Press Release: Thursday, 17th January 2013
With the RUFF 2013 RMB 1,000,000 Super Fight just a little more than two weeks away, the ten hopefuls contending to become China’s first MMA national champions have increased the intensity of their training regimens, upping their preparations to battle for five round fights on February 2 if needed.
While these athletes have refined skills in all facets of mixed martial arts, outside of the cage, they are young gentlemen with varied interests and hobbies, passions, and aspirations.
“Recently I bought a guitar to start learning how to play,” comments featherweight contender Wu ChengJie. “But mostly now I rest at home, watch DVDs, and listen to music, because I’m a very tired from all the training.”
Wu ChengJie’s opponent in the Super Fight, division leader Wang Guan, is also currently in the midst of his own heavy training schedule at Xi’An Sports University. As calculated with his thoughts as he is with punishing strikes, Wang expresses an interest in seeing the world.
“[In my free time] I read. But I want to travel,” explains Wang Guan.
Much like his Xi’An teammate Wang Guan, flyweight Zhang MeiXuan has little free time to devote to commitments other than training. Still, he finds a way to maintain important personal relationships, and partake in various activities.
“I spend time with my girlfriend,” states Zhang. “I also like to watch movies, go online, and sing.”
For bantamweight challenger Irshaad Sayed, training is his way of life. A personal trainer in Hong Kong, Sayed coaches Muay Thai by day, while simultaneously undergoing a rigorous routine of BJJ and cardio, with the hope that he will finally top his rival Jumabieke Tuerxun and hoist the 61 kg national championship belt. Constantly in search of fitness, Sayed frequents Hong Kong’s outdoors scene during his down time.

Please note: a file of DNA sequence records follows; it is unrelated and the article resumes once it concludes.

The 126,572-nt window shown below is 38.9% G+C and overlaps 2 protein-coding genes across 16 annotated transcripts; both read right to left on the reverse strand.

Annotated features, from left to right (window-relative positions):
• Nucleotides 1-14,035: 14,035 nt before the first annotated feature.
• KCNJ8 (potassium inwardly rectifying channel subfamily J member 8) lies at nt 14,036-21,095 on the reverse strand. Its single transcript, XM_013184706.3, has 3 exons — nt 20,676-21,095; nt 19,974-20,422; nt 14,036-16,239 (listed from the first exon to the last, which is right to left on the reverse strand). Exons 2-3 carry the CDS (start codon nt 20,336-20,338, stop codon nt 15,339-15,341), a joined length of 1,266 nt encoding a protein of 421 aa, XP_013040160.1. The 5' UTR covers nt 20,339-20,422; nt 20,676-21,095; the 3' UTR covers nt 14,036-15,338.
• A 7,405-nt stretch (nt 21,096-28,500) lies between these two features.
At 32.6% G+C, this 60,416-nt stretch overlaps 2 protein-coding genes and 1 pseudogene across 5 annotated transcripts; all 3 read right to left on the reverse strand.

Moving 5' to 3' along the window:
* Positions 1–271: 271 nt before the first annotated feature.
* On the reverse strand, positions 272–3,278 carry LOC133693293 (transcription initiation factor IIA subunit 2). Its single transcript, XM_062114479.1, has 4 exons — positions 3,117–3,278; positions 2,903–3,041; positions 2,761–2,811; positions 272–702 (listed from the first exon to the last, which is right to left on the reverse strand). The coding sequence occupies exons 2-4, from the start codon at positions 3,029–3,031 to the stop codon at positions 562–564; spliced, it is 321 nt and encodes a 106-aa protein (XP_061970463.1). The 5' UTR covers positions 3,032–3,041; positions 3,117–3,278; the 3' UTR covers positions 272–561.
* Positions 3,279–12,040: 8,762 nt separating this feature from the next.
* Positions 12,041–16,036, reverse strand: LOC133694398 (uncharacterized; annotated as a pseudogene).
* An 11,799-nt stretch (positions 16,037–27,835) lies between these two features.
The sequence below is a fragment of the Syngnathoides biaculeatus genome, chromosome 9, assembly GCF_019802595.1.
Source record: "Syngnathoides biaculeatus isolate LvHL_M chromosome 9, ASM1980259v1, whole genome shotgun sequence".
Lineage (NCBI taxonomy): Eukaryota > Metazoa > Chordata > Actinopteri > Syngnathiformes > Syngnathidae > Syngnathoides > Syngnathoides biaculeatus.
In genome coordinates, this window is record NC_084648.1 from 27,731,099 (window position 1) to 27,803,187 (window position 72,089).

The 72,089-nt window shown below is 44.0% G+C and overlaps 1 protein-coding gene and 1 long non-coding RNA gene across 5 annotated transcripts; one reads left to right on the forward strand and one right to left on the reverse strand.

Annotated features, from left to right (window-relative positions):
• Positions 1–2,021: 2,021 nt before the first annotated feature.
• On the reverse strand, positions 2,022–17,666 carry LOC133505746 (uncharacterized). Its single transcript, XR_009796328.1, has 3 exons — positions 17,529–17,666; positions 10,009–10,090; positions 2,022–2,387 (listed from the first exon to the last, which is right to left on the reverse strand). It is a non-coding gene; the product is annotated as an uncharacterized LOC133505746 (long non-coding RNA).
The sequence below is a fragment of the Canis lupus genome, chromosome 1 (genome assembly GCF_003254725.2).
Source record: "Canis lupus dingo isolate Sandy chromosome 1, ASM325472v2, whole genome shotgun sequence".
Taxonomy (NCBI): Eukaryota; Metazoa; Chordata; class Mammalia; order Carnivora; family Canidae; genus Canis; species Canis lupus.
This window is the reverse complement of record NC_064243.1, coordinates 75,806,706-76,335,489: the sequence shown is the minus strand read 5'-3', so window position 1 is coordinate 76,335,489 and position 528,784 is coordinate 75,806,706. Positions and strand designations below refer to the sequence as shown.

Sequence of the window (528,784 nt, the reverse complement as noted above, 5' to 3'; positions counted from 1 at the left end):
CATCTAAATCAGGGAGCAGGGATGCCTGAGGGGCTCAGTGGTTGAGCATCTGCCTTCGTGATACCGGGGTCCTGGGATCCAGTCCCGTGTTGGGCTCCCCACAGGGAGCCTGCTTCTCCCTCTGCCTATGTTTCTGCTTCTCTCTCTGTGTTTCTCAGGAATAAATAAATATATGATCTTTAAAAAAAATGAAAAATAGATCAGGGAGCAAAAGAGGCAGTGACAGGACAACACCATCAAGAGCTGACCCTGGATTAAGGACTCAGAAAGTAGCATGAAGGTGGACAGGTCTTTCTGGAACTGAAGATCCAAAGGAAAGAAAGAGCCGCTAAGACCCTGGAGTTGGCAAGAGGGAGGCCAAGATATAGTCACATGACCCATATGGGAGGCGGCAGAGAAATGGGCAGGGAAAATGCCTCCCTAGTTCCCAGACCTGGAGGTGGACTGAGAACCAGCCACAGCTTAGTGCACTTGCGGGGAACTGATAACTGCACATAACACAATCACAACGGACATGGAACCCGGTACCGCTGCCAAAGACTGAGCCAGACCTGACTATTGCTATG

“I’m a pretty relaxed person. I don’t go out much. It doesn’t go hand in hand with the lifestyle of a fighter . . . I don’t drink . . . I stay away from all kinds of nightlife,” offers Sayed. “I prefer to go hiking and mountain biking, wakeboarding, or go to the beach.”
Henan native, flyweight Liu PingYuan, 19, is the youngest Super Fight competitor, and while he spends the majority of his time training with coach and mentor Ao HaiLin, PingYuan uses his free time to reflect on life, showing poise and maturity beyond his years.
“Every Sunday I go to church,” states Liu PingYuan. “I would love to travel, but right now I do not have the time because of training. Mostly I rest and watch DVDs.”
Opposing Liu PingYuan’s youth is light heavyweight Zhao ZiLong, 32, the elder statesman of the Super Fighters. A family man who not only looks after his wife and daughter, but also his parents, Zhao is focused on reversing his fortunes against opponent Li JiXiang, determined to score a positive outcome at the February 2, Super Fight.
“I recently read a book called Positive Energy. It was very interesting,” comments Zhao ZiLong. “Outside of training I spend time with my parents and go to play with my daughter. [Eventually] I want to travel and relax.”
Teaching Brazilian Jiu Jitsu five times a day at Hong Kong’s JAB MMA, lightweight Rodrigo Caporal is another fighter who spends an overwhelming majority of his time preparing for the 2013 RMB 1,000,000 Super Fight. Determined to remain undefeated in RUFF competition and defeat opponent Wu HaoTian for a second time, Caporal keeps it simple outside of the gym.
“When I’m not fighting I like to stay with my family,” explains Caporal. “Traveling with my girlfriend and my friends . . . that’s what I do when I’m not fighting.”
For all ten Super Fight competitors, hoisting China’s first MMA national championship belts is the top priority in their lives, aware that the title, along with the 1-million RMB can open new doors and opportunities in the future, allowing them greater ability and freedom to pursue new dreams and passions.